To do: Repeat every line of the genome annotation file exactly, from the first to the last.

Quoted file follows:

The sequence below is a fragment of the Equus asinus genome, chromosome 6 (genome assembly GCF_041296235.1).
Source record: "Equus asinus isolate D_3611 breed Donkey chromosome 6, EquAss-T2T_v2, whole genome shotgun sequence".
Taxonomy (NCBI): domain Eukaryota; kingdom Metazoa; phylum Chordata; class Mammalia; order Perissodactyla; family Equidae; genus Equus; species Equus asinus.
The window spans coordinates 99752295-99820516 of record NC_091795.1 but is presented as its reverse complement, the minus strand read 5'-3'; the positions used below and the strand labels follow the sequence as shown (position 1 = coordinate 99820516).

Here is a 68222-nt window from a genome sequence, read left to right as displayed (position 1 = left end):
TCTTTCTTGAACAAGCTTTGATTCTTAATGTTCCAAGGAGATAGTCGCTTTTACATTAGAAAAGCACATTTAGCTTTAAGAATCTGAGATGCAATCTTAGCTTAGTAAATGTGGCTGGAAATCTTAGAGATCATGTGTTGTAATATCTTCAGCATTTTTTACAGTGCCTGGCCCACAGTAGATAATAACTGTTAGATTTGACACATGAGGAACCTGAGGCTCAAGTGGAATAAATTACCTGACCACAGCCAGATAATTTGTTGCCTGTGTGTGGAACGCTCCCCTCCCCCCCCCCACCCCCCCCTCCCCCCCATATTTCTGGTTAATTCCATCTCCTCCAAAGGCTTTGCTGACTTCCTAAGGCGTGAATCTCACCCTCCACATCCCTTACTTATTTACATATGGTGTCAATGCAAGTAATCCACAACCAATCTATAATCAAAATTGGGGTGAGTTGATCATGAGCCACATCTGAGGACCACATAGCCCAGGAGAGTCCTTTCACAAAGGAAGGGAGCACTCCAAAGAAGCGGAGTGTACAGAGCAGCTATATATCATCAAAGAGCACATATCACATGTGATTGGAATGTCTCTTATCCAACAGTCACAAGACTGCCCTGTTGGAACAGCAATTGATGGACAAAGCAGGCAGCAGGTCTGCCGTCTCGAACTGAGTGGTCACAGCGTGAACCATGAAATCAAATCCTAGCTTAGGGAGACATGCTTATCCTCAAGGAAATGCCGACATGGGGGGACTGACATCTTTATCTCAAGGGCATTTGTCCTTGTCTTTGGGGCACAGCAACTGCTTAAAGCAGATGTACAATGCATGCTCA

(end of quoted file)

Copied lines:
The sequence below is a fragment of the Equus asinus genome, chromosome 6 (genome assembly GCF_041296235.1).
Source record: "Equus asinus isolate D_3611 breed Donkey chromosome 6, EquAss-T2T_v2, whole genome shotgun sequence".
Taxonomy (NCBI): domain Eukaryota; kingdom Metazoa; phylum Chordata; class Mammalia; order Perissodactyla; family Equidae; genus Equus; species Equus asinus.
The window spans coordinates 99752295-99820516 of record NC_091795.1 but is presented as its reverse complement, the minus strand read 5'-3'; the positions used below and the strand labels follow the sequence as shown (position 1 = coordinate 99820516).

Here is a 68222-nt window from a genome sequence, read left to right as displayed (position 1 = left end):
TCTTTCTTGAACAAGCTTTGATTCTTAATGTTCCAAGGAGATAGTCGCTTTTACATTAGAAAAGCACATTTAGCTTTAAGAATCTGAGATGCAATCTTAGCTTAGTAAATGTGGCTGGAAATCTTAGAGATCATGTGTTGTAATATCTTCAGCATTTTTTACAGTGCCTGGCCCACAGTAGATAATAACTGTTAGATTTGACACATGAGGAACCTGAGGCTCAAGTGGAATAAATTACCTGACCACAGCCAGATAATTTGTTGCCTGTGTGTGGAACGCTCCCCTCCCCCCCCCCACCCCCCCCTCCCCCCCATATTTCTGGTTAATTCCATCTCCTCCAAAGGCTTTGCTGACTTCCTAAGGCGTGAATCTCACCCTCCACATCCCTTACTTATTTACATATGGTGTCAATGCAAGTAATCCACAACCAATCTATAATCAAAATTGGGGTGAGTTGATCATGAGCCACATCTGAGGACCACATAGCCCAGGAGAGTCCTTTCACAAAGGAAGGGAGCACTCCAAAGAAGCGGAGTGTACAGAGCAGCTATATATCATCAAAGAGCACATATCACATGTGATTGGAATGTCTCTTATCCAACAGTCACAAGACTGCCCTGTTGGAACAGCAATTGATGGACAAAGCAGGCAGCAGGTCTGCCGTCTCGAACTGAGTGGTCACAGCGTGAACCATGAAATCAAATCCTAGCTTAGGGAGACATGCTTATCCTCAAGGAAATGCCGACATGGGGGGACTGACATCTTTATCTCAAGGGCATTTGTCCTTGTCTTTGGGGCACAGCAACTGCTTAAAGCAGATGTACAATGCATGCTCA